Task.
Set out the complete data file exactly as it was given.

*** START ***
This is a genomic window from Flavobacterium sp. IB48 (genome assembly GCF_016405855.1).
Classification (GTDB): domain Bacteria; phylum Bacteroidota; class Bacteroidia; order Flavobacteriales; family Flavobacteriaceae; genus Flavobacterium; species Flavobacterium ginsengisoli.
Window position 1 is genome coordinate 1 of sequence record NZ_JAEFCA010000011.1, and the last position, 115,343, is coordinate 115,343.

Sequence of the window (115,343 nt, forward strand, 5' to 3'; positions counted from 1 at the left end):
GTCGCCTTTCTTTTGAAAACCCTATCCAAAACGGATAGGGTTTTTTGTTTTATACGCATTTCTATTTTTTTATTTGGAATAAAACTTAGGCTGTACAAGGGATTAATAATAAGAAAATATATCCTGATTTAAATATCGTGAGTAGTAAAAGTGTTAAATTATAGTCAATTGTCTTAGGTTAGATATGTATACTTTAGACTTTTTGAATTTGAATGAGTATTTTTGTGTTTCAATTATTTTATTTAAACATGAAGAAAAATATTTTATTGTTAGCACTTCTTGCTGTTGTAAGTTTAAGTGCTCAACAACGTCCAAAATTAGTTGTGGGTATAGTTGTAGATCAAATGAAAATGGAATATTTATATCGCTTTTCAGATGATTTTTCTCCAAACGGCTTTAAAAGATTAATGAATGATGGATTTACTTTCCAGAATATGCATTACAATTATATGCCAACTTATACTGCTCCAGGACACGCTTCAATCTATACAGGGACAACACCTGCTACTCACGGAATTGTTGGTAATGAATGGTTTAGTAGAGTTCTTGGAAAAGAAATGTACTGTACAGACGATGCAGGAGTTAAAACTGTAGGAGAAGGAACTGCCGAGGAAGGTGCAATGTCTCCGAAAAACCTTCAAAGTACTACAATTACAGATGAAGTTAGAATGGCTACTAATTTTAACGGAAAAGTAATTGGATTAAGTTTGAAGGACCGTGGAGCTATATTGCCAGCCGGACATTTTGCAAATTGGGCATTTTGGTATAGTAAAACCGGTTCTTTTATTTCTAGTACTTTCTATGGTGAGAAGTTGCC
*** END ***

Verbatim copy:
This is a genomic window from Flavobacterium sp. IB48 (genome assembly GCF_016405855.1).
Classification (GTDB): domain Bacteria; phylum Bacteroidota; class Bacteroidia; order Flavobacteriales; family Flavobacteriaceae; genus Flavobacterium; species Flavobacterium ginsengisoli.
Window position 1 is genome coordinate 1 of sequence record NZ_JAEFCA010000011.1, and the last position, 115,343, is coordinate 115,343.

Sequence of the window (115,343 nt, forward strand, 5' to 3'; positions counted from 1 at the left end):
GTCGCCTTTCTTTTGAAAACCCTATCCAAAACGGATAGGGTTTTTTGTTTTATACGCATTTCTATTTTTTTATTTGGAATAAAACTTAGGCTGTACAAGGGATTAATAATAAGAAAATATATCCTGATTTAAATATCGTGAGTAGTAAAAGTGTTAAATTATAGTCAATTGTCTTAGGTTAGATATGTATACTTTAGACTTTTTGAATTTGAATGAGTATTTTTGTGTTTCAATTATTTTATTTAAACATGAAGAAAAATATTTTATTGTTAGCACTTCTTGCTGTTGTAAGTTTAAGTGCTCAACAACGTCCAAAATTAGTTGTGGGTATAGTTGTAGATCAAATGAAAATGGAATATTTATATCGCTTTTCAGATGATTTTTCTCCAAACGGCTTTAAAAGATTAATGAATGATGGATTTACTTTCCAGAATATGCATTACAATTATATGCCAACTTATACTGCTCCAGGACACGCTTCAATCTATACAGGGACAACACCTGCTACTCACGGAATTGTTGGTAATGAATGGTTTAGTAGAGTTCTTGGAAAAGAAATGTACTGTACAGACGATGCAGGAGTTAAAACTGTAGGAGAAGGAACTGCCGAGGAAGGTGCAATGTCTCCGAAAAACCTTCAAAGTACTACAATTACAGATGAAGTTAGAATGGCTACTAATTTTAACGGAAAAGTAATTGGATTAAGTTTGAAGGACCGTGGAGCTATATTGCCAGCCGGACATTTTGCAAATTGGGCATTTTGGTATAGTAAAACCGGTTCTTTTATTTCTAGTACTTTCTATGGTGAGAAGTTGCC